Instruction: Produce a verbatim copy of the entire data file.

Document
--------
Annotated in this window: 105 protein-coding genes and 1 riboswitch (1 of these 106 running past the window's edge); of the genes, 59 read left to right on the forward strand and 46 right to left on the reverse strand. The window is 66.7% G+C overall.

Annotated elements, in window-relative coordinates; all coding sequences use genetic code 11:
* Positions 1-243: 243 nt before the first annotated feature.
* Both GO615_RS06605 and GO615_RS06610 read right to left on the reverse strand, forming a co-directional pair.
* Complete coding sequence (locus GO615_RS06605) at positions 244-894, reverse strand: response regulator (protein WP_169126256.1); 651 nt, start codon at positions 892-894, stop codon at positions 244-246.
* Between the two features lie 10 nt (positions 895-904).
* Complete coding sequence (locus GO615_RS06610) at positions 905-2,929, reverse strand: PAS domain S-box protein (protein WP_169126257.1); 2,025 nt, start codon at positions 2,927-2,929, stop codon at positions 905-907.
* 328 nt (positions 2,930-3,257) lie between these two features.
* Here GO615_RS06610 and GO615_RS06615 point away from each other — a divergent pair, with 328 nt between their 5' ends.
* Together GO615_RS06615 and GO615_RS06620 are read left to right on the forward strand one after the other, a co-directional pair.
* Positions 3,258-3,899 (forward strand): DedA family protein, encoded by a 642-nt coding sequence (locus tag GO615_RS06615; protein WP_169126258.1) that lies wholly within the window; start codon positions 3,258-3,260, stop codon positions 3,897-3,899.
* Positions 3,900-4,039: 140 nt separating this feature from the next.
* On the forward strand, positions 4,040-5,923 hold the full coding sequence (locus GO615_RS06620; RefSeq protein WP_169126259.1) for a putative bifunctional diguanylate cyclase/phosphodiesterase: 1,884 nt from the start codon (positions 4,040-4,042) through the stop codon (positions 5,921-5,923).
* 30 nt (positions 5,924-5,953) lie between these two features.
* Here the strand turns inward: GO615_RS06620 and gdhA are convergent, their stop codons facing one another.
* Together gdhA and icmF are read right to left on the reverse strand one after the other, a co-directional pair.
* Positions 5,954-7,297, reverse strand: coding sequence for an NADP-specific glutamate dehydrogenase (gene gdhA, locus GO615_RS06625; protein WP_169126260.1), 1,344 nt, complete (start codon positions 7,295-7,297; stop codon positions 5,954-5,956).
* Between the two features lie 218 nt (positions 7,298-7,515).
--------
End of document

Annotated in this window: 105 protein-coding genes and 1 riboswitch (1 of these 106 running past the window's edge); of the genes, 59 read left to right on the forward strand and 46 right to left on the reverse strand. The window is 66.7% G+C overall.

Annotated elements, in window-relative coordinates; all coding sequences use genetic code 11:
* Positions 1-243: 243 nt before the first annotated feature.
* Both GO615_RS06605 and GO615_RS06610 read right to left on the reverse strand, forming a co-directional pair.
* Complete coding sequence (locus GO615_RS06605) at positions 244-894, reverse strand: response regulator (protein WP_169126256.1); 651 nt, start codon at positions 892-894, stop codon at positions 244-246.
* Between the two features lie 10 nt (positions 895-904).
* Complete coding sequence (locus GO615_RS06610) at positions 905-2,929, reverse strand: PAS domain S-box protein (protein WP_169126257.1); 2,025 nt, start codon at positions 2,927-2,929, stop codon at positions 905-907.
* 328 nt (positions 2,930-3,257) lie between these two features.
* Here GO615_RS06610 and GO615_RS06615 point away from each other — a divergent pair, with 328 nt between their 5' ends.
* Together GO615_RS06615 and GO615_RS06620 are read left to right on the forward strand one after the other, a co-directional pair.
* Positions 3,258-3,899 (forward strand): DedA family protein, encoded by a 642-nt coding sequence (locus tag GO615_RS06615; protein WP_169126258.1) that lies wholly within the window; start codon positions 3,258-3,260, stop codon positions 3,897-3,899.
* Positions 3,900-4,039: 140 nt separating this feature from the next.
* On the forward strand, positions 4,040-5,923 hold the full coding sequence (locus GO615_RS06620; RefSeq protein WP_169126259.1) for a putative bifunctional diguanylate cyclase/phosphodiesterase: 1,884 nt from the start codon (positions 4,040-4,042) through the stop codon (positions 5,921-5,923).
* 30 nt (positions 5,924-5,953) lie between these two features.
* Here the strand turns inward: GO615_RS06620 and gdhA are convergent, their stop codons facing one another.
* Together gdhA and icmF are read right to left on the reverse strand one after the other, a co-directional pair.
* Positions 5,954-7,297, reverse strand: coding sequence for an NADP-specific glutamate dehydrogenase (gene gdhA, locus GO615_RS06625; protein WP_169126260.1), 1,344 nt, complete (start codon positions 7,295-7,297; stop codon positions 5,954-5,956).
* Between the two features lie 218 nt (positions 7,298-7,515).